Tamp Your Grinds
You might be familiar with this process from visiting your local cafe. Tamping is a term for flattening your coffee grounds in the portafilter before connecting it to the gasket. This espresso machine comes with a black tamper for you to use.
Choose Your Setting
Now that your portafilter is ready to go, place it in the gasket and twist it into place. Now you’re ready to turn the machine on and pull your shots. Your pressure gauge will tell you how much pressure is being applied to your espresso.
Remember that more pressure is not automatically better: it just depends on your tastes and the coffee you’re using.
Steam Your Milk
Many espresso machines come with a steam wand attached. While this espresso doesn’t come with a pitcher, you can purchase one separately.
You’ll need to heat up your steam bank for a few minutes before using it. Insert your steam wand into a few inches of milk (you’ll need extra room as it fluffs up) and let it swirl for ten to fifteen seconds. Once you’re done, flush out the tip of the steam wand with a few puffs to clear out excess milk.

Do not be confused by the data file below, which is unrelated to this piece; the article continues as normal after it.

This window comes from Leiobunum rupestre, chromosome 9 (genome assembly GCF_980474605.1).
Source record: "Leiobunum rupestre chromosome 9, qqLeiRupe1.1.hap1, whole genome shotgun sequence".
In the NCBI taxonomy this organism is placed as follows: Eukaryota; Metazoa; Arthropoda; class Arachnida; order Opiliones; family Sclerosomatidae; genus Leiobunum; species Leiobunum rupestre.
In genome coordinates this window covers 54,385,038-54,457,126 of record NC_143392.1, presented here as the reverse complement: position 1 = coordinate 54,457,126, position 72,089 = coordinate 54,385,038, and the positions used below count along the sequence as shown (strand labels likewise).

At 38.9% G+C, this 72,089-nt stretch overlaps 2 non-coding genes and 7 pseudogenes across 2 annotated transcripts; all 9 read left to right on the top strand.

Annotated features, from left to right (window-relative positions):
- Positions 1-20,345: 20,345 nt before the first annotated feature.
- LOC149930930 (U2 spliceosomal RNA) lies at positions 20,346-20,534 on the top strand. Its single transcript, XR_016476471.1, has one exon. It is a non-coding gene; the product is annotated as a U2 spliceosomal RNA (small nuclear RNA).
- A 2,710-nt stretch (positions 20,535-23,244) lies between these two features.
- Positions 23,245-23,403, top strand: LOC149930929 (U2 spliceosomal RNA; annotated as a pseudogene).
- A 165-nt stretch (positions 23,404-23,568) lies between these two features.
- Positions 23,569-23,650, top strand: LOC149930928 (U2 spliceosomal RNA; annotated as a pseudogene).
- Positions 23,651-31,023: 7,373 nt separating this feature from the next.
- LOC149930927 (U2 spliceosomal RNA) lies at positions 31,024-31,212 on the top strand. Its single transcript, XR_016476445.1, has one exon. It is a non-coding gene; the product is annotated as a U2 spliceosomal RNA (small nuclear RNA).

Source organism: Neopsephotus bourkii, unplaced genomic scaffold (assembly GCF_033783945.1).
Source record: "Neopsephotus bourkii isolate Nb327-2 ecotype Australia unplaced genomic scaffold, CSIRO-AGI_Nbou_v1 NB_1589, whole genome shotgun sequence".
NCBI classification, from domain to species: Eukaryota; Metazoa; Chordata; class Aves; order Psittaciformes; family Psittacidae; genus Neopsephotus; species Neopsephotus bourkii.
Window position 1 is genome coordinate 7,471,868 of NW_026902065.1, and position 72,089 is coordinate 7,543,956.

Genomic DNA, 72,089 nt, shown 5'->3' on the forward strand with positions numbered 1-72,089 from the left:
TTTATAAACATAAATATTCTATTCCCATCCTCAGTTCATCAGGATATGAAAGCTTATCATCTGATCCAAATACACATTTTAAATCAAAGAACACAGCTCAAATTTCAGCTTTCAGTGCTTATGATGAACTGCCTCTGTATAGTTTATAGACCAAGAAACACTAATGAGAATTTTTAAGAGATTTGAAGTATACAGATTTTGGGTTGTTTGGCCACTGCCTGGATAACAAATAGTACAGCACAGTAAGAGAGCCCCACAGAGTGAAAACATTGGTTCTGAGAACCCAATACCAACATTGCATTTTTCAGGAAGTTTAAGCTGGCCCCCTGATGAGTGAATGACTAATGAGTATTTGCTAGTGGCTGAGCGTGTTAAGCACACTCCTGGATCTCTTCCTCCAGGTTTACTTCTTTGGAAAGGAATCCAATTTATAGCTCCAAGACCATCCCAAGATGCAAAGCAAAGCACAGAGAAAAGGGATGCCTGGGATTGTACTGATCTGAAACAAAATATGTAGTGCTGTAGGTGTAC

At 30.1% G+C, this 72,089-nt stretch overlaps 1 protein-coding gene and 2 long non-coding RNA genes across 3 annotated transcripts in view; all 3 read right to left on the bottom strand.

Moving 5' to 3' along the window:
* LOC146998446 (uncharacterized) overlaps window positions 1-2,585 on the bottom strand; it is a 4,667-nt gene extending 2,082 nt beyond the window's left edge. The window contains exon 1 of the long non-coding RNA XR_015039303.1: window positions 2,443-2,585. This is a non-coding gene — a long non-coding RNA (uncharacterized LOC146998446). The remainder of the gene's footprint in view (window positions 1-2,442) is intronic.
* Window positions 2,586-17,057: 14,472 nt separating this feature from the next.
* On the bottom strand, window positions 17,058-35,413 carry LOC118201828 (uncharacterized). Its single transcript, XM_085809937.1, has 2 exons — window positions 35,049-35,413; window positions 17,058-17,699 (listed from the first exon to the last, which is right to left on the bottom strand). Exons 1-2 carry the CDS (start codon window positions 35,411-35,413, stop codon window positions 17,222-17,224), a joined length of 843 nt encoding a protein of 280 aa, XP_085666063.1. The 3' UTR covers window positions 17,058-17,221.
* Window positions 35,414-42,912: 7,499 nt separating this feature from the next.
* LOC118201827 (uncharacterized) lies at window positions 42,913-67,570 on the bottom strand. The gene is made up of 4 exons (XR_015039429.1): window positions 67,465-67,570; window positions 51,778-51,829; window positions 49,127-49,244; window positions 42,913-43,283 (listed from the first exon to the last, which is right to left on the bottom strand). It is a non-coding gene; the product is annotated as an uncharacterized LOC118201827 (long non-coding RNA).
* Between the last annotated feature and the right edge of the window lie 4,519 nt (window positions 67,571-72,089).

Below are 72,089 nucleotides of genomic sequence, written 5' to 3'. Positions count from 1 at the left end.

Pour your milk into your fresh shots and enjoy. What makes coffee so enjoyable is not just the result, but the process.
Clean Your Machine
The more you take care of your machine, the longer it will last. Espresso machines today come with automated cleaning features at the press of a button. These cleaning protocols will flush out excess coffee from the gasket.
Best Espresso Machine Of 2021
If you need a starting point for choosing the best home espresso machines of 2021, check out our breakdowns below.
This is the ultimate choice for the hobbyist homebrewer. This machine uses coffee pods instead of a portafilter to create espresso shots. It’s relatively lightweight and small compared to other machines, which means it’ll fit easily onto a kitchen counter or office desk.
This is a well-rounded espresso machine for novice and intermediate homebrewers. It comes with standard features such as a built-in grinder, steam wand, and a pump pressure gauge. It also has additional details like a cup warmer and anti-drip valve for extra convenience.
We touched on this model earlier on the list: the Quick Mill Silvano Evo Espresso is a powerful piece of equipment both new and experienced homebrewers will love. Its PID display is incredibly easy to use, providing a shot timer, programmable boiler settings, and a pressure gauge.
If you’re feeling overwhelmed by all the espresso machines on the market, never fear. Everyone has to start somewhere on their coffee journey!
We’re ready to answer any coffee equipment questions you have so you can make the best purchasing decision. Give us a call or message us at our live chat at your nearest convenience.
Majesty Coffee Technical Sales Expert - Meet the Team
Tony Barlow, with over a decade of experience in the coffee industry, is the go-to technical sales expert at Majesty Coffee. He's passionate about helping businesses find the right espresso equipment for their needs.